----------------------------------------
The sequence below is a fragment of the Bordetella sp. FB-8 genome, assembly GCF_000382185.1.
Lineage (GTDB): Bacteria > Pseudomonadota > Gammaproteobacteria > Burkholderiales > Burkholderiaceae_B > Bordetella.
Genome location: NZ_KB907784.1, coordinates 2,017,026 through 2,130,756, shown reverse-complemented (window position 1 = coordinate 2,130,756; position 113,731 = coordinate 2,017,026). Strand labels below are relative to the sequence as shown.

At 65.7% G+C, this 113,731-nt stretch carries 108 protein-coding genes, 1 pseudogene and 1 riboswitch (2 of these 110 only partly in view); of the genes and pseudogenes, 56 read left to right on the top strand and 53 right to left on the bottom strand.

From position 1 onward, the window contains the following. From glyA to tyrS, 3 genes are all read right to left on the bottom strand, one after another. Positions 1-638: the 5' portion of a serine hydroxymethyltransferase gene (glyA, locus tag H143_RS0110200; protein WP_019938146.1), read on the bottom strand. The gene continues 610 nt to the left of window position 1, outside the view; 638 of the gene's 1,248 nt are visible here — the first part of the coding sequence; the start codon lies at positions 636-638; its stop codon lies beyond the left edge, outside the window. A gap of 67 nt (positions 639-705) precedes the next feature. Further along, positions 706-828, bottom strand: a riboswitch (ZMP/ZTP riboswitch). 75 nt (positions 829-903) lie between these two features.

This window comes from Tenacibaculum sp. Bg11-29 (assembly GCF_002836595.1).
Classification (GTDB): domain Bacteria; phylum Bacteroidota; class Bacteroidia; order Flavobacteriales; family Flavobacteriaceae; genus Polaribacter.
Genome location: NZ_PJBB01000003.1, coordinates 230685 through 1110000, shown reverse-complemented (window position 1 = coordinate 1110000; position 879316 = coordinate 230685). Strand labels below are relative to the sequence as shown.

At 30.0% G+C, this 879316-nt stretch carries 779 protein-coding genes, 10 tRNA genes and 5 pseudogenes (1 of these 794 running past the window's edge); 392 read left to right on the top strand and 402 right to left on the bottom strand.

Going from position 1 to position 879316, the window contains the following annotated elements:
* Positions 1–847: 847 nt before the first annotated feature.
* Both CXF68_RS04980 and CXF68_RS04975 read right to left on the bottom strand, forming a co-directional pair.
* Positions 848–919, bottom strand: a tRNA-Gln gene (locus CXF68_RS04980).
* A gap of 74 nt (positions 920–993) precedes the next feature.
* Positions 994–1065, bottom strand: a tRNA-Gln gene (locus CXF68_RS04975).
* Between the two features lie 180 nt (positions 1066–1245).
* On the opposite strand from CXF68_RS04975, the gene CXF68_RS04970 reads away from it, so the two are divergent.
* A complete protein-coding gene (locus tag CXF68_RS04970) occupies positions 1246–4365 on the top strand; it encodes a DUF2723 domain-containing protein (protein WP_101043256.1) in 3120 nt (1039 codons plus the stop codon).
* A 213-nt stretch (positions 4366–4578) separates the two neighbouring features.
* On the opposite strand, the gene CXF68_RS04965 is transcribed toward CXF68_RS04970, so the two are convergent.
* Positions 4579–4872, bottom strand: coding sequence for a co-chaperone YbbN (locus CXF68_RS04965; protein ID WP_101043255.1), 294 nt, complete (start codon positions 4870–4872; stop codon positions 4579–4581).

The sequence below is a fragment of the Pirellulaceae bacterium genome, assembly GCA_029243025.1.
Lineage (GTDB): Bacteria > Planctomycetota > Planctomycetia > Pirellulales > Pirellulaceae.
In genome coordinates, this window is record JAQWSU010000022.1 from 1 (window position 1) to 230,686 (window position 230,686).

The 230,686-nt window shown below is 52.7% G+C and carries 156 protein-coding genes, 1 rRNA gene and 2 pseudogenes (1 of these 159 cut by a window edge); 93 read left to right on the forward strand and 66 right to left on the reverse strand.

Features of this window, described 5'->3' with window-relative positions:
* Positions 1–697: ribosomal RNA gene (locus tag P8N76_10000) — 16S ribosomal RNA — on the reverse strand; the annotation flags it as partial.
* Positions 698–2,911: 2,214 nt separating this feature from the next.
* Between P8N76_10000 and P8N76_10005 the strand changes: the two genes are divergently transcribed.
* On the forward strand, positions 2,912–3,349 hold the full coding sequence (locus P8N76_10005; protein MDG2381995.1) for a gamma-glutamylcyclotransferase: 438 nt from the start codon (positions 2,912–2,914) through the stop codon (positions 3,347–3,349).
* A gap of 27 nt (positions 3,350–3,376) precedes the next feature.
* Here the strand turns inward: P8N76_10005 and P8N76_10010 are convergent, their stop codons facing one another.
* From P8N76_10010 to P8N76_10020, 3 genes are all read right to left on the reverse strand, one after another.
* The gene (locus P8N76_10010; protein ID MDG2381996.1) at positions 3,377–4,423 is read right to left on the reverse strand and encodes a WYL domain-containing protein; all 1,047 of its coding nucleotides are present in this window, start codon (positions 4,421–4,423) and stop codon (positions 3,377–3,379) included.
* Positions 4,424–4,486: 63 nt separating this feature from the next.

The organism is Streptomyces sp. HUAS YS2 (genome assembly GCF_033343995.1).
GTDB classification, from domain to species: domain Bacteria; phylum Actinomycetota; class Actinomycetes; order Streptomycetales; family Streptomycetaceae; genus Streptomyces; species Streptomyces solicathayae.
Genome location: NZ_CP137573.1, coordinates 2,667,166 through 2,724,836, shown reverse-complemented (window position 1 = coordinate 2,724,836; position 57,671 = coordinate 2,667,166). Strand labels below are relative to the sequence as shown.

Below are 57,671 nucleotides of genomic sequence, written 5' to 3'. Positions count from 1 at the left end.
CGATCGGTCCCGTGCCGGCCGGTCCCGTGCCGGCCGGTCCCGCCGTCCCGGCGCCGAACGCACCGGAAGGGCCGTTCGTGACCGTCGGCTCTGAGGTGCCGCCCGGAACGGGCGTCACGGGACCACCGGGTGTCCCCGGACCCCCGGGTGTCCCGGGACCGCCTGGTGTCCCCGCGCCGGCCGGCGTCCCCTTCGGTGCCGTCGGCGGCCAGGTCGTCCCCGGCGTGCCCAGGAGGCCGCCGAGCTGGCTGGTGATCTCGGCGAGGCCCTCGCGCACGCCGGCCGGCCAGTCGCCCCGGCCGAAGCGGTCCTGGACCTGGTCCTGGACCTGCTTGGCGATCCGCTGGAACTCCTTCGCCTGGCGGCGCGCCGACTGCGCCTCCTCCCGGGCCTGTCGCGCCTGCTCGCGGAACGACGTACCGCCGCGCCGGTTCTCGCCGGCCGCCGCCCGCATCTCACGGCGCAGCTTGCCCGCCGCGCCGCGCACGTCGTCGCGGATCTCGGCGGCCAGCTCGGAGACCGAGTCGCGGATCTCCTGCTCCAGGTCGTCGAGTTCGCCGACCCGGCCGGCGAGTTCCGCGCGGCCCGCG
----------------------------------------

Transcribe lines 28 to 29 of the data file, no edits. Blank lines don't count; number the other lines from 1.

* Positions 698–2,911: 2,214 nt separating this feature from the next.
* Between P8N76_10000 and P8N76_10005 the strand changes: the two genes are divergently transcribed.